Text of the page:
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In his attribution of the DNC hack, Dmitri Alperovitch, of Crowdstrike and the Atlantic Council, linked APT28 (Fancy Bear) to previous hacks at TV5 Monde in France and of the Bundestag in Germany: FANCY BEAR (also known as Sofacy or APT 28) is a separate Russian-based threat actor, which has been active since mid 2000s … FANCY BEAR has also been linked publicly to intrusions into the German Bundestag and France’s TV5 Monde TV station in April 2015. Alperovitch’s identification of these two incidents ought to make them of particular interest for re-examination (CA readers will recall that the mention of Peter Gleick in the forged Heartland memo proved important.) In each case, including the DNC hack, attribution of the TV5 Monde and Bundestag hacks resulted in a serious deterioration of relations between Russia and the impacted nation – arguably the major result of each incident. In today’s post, I’ll re-visit the TV5 Monde hack, which took place in April 2015, almost exactly contemporary with the root9B article discussed in Part 1. It proved to be a very interesting backstory.
Since May 2017 Congress made noise about banning Kaspersky products from the U.S. Defense Department and other government entities. In September the Department of Homeland Security order all federal agencies to remove Kaspersky software from their system. Kaspersky Lab makes some 60% of its total revenues in the United States. The DHS order and the resulting press reports will do very serious damage to its business. It will help to sell competing U.S. products. Eugene Kaspersky, the owner of the company, has offered to provide the source code of the products for review by U.S. government specialists. He also offered to testify before Congress. Both to no avail. There is fear mongering, without any evidence, that Kaspersky may cooperate with the Russian government. Similar accusations could be made about any anti-virus product. U.S. and British spies systematically target all anti-virus products and companies: The British spy agency regarded the Kaspersky software in particular as a hindrance to its hacking operations and sought a way to neutralize it. ... An NSA slide describing "Project CAMBERDADA" lists at least 23 antivirus and security firms that were in that spy agency's sights. They include the Finnish antivirus firm F-Secure, the Slovakian firm Eset, Avast software from the Czech Republic. and Bit-Defender from Romania. Notably missing from the list are the American anti-virus firms Symantec and McAfee as well as the UK-based firm Sophos. That the NSA and the British GCHQ did not list U.S. and British made anti-virus products on their "to do" list lets one assume that these packages can already be controlled by them.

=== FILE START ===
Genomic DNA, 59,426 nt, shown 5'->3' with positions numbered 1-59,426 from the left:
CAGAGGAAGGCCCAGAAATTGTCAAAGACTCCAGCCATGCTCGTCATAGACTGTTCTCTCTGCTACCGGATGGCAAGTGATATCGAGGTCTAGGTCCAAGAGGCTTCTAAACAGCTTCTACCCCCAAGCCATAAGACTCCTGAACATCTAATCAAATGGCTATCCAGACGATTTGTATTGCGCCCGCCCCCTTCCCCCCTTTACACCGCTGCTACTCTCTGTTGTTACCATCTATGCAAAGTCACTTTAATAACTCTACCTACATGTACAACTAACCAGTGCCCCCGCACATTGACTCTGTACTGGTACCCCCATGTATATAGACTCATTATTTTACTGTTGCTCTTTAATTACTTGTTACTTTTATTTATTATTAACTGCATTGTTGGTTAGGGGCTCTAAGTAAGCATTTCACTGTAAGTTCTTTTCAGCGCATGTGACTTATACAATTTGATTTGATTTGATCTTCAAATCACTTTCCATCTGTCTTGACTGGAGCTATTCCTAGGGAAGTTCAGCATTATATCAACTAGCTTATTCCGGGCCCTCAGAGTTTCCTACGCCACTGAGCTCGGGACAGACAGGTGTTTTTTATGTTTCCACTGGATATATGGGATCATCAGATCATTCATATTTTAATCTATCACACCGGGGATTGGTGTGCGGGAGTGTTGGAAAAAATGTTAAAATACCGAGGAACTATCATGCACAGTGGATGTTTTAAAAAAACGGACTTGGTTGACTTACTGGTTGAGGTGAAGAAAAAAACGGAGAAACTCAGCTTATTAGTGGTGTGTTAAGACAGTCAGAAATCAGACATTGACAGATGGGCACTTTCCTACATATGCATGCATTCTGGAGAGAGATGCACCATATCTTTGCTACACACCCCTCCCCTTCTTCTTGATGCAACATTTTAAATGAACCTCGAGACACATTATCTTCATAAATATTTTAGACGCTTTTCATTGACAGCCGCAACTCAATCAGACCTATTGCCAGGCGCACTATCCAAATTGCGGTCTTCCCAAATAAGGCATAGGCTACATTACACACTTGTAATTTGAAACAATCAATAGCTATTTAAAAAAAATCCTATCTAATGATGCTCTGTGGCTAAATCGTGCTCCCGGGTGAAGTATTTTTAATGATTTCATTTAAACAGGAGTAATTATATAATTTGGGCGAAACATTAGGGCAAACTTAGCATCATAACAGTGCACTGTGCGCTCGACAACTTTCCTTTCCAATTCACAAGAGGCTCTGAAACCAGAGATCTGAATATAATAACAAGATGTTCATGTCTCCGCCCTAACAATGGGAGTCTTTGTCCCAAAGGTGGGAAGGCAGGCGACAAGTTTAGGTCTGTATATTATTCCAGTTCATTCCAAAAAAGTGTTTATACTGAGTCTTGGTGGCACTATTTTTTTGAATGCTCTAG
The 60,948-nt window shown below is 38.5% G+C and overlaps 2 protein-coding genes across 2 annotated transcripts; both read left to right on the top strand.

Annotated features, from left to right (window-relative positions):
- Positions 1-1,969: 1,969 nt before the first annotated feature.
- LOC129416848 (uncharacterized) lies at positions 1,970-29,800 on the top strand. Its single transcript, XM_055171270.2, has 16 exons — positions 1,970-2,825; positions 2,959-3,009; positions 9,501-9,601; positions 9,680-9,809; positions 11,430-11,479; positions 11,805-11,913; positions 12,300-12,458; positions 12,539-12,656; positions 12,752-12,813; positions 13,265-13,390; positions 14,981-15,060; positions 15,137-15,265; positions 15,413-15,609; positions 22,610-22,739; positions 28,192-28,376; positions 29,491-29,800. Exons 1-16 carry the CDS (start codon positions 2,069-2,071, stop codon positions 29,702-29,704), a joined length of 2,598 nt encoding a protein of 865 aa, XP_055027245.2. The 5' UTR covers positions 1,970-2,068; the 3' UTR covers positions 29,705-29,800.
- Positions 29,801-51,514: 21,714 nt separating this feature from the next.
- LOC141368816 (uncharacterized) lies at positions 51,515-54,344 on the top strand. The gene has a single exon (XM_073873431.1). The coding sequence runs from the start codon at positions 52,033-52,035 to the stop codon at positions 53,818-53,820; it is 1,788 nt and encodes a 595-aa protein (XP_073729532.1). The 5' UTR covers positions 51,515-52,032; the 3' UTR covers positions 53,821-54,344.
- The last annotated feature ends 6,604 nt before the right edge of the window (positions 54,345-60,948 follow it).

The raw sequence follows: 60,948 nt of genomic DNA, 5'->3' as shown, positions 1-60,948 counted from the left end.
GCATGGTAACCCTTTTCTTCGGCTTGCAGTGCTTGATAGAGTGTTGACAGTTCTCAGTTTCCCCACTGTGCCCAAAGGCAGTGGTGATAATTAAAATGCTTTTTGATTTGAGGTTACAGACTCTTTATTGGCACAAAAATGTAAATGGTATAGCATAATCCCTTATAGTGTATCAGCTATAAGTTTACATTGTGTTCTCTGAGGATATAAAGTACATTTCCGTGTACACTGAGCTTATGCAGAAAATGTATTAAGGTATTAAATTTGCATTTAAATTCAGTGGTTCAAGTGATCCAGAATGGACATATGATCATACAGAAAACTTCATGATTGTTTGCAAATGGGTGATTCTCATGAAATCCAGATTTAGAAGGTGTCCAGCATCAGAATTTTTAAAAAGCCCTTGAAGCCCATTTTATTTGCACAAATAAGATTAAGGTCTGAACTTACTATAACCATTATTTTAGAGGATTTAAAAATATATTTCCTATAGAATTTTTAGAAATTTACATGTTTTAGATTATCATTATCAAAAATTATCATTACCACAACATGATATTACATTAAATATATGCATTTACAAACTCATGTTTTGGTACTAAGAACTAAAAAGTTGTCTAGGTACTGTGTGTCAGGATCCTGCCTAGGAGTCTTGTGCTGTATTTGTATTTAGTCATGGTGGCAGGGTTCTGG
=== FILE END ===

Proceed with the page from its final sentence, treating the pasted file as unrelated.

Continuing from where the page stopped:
Like the Las Vegas thing and how the story seems to change and will probably keep changing until the story settles into a conspiracy to feed out key boards with finger tapping for many years to come like JFK or 911 .
originally posted by: the2ofusr1
a reply to: pavil
The time stamping seems to be a point of entry at Climate Audit on a previous post ... Its not a simple issue that can be explained by me but if you go to Climate Audit you will find a thread there that goes through the in's and out's of the matter with a great discussion about it ...